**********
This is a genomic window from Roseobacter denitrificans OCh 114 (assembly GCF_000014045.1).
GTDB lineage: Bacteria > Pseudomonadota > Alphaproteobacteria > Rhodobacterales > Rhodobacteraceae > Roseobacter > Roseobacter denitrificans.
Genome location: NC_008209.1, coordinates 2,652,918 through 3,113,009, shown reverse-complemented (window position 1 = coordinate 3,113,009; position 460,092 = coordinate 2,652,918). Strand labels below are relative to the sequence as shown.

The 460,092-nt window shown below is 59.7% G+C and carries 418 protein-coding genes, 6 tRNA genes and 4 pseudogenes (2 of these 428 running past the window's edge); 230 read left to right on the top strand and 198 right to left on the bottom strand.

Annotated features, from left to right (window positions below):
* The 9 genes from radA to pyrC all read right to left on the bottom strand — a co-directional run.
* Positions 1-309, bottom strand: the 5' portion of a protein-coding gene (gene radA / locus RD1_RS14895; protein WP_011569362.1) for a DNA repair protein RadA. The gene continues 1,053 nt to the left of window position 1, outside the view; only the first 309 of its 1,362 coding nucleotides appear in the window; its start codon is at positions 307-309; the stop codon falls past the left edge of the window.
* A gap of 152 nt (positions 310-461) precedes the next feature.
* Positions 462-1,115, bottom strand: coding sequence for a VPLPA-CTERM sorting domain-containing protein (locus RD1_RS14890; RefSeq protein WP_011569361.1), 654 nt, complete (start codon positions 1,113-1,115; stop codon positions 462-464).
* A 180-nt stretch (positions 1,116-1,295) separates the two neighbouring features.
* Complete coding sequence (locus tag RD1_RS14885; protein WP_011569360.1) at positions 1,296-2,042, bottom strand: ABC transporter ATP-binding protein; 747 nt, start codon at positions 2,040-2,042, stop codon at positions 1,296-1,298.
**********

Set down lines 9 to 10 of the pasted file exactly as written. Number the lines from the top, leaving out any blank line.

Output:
* Positions 462-1,115, bottom strand: coding sequence for a VPLPA-CTERM sorting domain-containing protein (locus RD1_RS14890; RefSeq protein WP_011569361.1), 654 nt, complete (start codon positions 1,113-1,115; stop codon positions 462-464).
* A 180-nt stretch (positions 1,116-1,295) separates the two neighbouring features.